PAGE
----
Liz Muir is a Boston-based writer and editor with more than 20 years’ experience developing medical education and pharmaceutical sales training materials, and an even longer track record writing and editing beyond the pharmaceutical realm. Passionate about high-quality, plain-language patient education and professional training, one of Liz’s core strengths is an innate tendency to empathize with her audience. “I work closely with clients to understand who I’m ‘talking to, who I’m ‘showing’–then I try never to lose sight of them. My editing mindset and my writing voice and is to them. At work, I’m other-focused.”


Liz snaps iMac selfie in her office, 2014: "Keeping current is a must; longtime experience is a plus."

Liz snaps iMac selfie in her office, 2014: “Keeping current is a must; longtime experience is a plus.”

Equally adept at writing and editing materials for wellness and healthcare consumers as she is developing content for pharmaceutical professionals, Liz also loves to blog–and aims to do more of this, whether for pharma clients, small business, or individuals too busy to fully express themselves.

“One of my core strengths, both professionally and personally, is that I love to learn. It doesn’t take much for me to latch on to a new topic and then full commit. I can become interested in just about anything and the pursuit of fresh content and images excites me. To counter an instinct to keep Googling, keep searching, I repeatedly ask myself: ‘What’s really key?’ Bottom line, I seek to seduce my audience–by “seduce” I of course mean, catch and hold attention, draw people in, all the while striving to keep things simple.

“Understanding the needs of my audience is central to all my editorial pursuits. Capturing and holding interest follows from that, as does accuracy, coherence and, to whatever extent possible brevity.” [I'M FREE WRITING HERE. I KNOW THIS NEEDS TO BE PARED WAY DOWN.]

Where do we come from?

Days out of college Liz pursued a career in publishing, basically because she loved to read and learn. Children’s books at Rand McNally and then Chicago Magazine were perfect first jobs, in part because Liz is at least as visual as she is literary and in both publishing worlds images were key. Preparing materials for children and for a diverse population of adult citydwellers, she learned how to marry images with text.

Liz, Assistant Editor, Trade Children’s Books, Rand McNally & Co, circa 1975; propped on her desk is Paul Gauguin’s "Where Do We Come From? What Are We? Where Are We Going?"

Liz Muir, Assistant Editor, Children’s Books, Rand McNally & Co, 1975; propped on her desk is Paul Gauguin’s “Where Do We Come From? What Are We? Where Are We Going?”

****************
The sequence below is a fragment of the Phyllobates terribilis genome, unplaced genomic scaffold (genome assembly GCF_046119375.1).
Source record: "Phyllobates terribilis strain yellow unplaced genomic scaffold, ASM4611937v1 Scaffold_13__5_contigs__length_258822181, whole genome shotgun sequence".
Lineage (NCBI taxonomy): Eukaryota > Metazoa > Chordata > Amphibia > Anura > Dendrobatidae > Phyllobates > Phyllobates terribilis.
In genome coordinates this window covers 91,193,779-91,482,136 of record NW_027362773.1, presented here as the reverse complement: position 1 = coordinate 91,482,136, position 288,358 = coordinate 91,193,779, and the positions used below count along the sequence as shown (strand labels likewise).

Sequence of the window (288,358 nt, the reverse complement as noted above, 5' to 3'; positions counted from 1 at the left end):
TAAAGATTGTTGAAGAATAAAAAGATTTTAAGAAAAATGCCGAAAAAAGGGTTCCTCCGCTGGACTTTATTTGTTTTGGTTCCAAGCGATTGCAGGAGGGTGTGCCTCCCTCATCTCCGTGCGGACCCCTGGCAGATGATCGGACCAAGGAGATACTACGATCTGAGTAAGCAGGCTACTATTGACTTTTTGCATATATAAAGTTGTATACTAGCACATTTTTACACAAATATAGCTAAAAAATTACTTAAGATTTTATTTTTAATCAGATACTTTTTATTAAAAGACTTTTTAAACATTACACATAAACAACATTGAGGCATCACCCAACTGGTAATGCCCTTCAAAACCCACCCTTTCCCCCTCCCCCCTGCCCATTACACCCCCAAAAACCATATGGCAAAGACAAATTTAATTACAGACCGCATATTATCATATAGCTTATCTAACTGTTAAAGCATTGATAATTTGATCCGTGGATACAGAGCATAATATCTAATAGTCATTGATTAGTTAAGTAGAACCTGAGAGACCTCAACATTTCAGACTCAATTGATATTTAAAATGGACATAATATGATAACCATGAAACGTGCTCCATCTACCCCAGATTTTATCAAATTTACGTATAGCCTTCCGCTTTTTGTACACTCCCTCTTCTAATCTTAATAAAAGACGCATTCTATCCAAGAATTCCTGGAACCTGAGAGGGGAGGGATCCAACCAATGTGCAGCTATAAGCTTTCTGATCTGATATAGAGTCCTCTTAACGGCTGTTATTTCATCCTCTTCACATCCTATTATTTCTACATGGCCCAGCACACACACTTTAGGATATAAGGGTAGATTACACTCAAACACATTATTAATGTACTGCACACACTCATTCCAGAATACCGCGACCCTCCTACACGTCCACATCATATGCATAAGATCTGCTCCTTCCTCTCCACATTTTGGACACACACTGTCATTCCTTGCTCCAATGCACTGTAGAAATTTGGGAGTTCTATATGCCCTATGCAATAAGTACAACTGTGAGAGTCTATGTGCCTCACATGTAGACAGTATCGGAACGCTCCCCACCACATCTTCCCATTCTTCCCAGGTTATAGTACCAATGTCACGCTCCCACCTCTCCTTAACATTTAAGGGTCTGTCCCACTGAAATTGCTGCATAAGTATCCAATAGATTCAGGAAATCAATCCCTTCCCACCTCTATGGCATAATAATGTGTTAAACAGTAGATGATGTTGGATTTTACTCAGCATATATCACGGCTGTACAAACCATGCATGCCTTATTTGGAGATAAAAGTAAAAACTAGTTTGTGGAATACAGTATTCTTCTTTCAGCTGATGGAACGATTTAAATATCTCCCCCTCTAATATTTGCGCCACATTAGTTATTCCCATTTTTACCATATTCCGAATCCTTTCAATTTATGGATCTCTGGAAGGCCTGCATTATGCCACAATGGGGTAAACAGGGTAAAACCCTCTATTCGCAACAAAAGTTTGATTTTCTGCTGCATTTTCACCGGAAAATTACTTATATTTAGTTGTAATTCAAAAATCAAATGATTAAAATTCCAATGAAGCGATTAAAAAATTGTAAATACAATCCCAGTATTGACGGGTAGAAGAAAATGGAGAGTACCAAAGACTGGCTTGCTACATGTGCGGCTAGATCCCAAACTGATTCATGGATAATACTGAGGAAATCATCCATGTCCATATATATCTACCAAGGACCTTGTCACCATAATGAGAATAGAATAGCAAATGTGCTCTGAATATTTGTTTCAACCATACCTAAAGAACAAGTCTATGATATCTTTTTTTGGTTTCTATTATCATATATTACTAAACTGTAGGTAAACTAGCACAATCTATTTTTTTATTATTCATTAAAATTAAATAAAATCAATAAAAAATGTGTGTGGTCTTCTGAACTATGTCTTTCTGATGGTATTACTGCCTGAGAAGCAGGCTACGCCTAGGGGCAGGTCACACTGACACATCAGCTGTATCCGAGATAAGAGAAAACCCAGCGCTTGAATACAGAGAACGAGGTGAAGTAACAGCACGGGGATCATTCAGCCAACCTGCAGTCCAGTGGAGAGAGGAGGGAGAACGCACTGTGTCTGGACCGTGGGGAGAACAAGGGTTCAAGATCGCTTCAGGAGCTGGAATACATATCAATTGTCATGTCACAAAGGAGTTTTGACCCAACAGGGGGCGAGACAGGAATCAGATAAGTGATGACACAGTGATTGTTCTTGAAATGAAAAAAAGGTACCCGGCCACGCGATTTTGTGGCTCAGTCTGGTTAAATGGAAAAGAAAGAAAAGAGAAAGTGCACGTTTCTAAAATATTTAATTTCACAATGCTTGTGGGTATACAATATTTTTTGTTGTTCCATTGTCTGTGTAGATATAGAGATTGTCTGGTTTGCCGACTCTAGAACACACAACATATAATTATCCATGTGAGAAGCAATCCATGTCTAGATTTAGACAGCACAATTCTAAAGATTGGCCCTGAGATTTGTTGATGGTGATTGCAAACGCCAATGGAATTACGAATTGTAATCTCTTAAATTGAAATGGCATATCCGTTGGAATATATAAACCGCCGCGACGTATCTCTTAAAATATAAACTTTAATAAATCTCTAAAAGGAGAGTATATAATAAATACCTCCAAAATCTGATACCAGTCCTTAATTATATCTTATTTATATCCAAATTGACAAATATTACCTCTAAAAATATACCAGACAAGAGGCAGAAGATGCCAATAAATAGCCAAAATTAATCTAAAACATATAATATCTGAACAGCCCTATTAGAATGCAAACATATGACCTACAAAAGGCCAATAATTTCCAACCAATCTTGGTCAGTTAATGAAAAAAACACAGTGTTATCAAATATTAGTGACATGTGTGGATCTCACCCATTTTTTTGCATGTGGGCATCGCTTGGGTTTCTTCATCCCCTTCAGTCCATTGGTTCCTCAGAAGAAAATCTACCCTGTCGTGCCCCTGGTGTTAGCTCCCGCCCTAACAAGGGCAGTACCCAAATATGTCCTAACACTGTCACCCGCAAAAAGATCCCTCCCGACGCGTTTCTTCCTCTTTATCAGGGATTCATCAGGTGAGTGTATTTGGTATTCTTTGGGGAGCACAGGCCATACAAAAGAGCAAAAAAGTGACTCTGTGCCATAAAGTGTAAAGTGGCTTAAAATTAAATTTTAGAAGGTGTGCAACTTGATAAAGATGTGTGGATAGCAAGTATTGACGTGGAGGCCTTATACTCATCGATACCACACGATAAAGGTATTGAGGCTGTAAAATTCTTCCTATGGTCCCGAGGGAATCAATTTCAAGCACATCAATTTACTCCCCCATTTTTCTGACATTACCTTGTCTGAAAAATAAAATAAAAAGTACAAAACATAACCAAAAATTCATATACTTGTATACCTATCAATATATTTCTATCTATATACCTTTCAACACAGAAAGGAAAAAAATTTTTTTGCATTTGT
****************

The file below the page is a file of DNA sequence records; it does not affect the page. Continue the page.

At Rand McNally, Liz also learned to get things right. “In the seventies, books were set in hot-metal type and text came back from the typesetters in galley form. Making typographical or content errors in the days before word processing was time-consuming and costly. Hitting the back space key and saving wasn’t an option.”

Hot metal, movable type on a composing stick

Hot metal, movable type on a composing stick

Serendipitously, when Liz moved from Chicago to Boston in the 1980s, she found opportunities in healthcare publishing, first at the American Journal of Alheimer’s care, then at Total Learning Concepts, where, for 14 years she created education and training materials for the pharmaceutical.

“I’m touting my longtime experience and diverse professional capabilities because I view these as selling points,” Liz explains. “I feel comfortable doing because while on the one hand it conveys the message of “old” I know that I am as eager to learn and grow as ever and I quite relentlessly learn new skills and develop new capabilities, continues to develop new skills–WordPress blogging and eLearning, to name just two.

Where are we going?

“Seasoned” as Liz is, she feels she’s barely tapped her potential.

Future projects/dream projects

Liz is eager and prepared to:

  • Regularly deliver multimedia pharmaceutical or other training and education via a regularly updated blog (see her proposal here)
  • Develop and facilitate literary conversation/physician education around caregivers in literature–eg, Descriptions of docs in Proust as grandmother approaches death, Tolstoy’s “The Death of Ivan Ilyich,” stories by William Carlos Williams, himself an MD
  • Patient education
  • Patient advocacy
  • Program on how to promote patients as self-advocates
Gauguin's "Where do we come from? Who are we? Where are we going?" can be 'read' from right to left

Gauguin’s “Where do we come from? Who are we? Where are we going?” can be ‘read’ from right to left

Image Credits:
Hot Metal Type On A Composing Stick: Willi H, Wikimedia Commons
Gauguin’s  “D’où venons-nous? Que sommes-nous? Où allons-nous?”, MFA Boston, Wikipedia D’où venons-nous? Que sommes-nous? Où allons-nous?”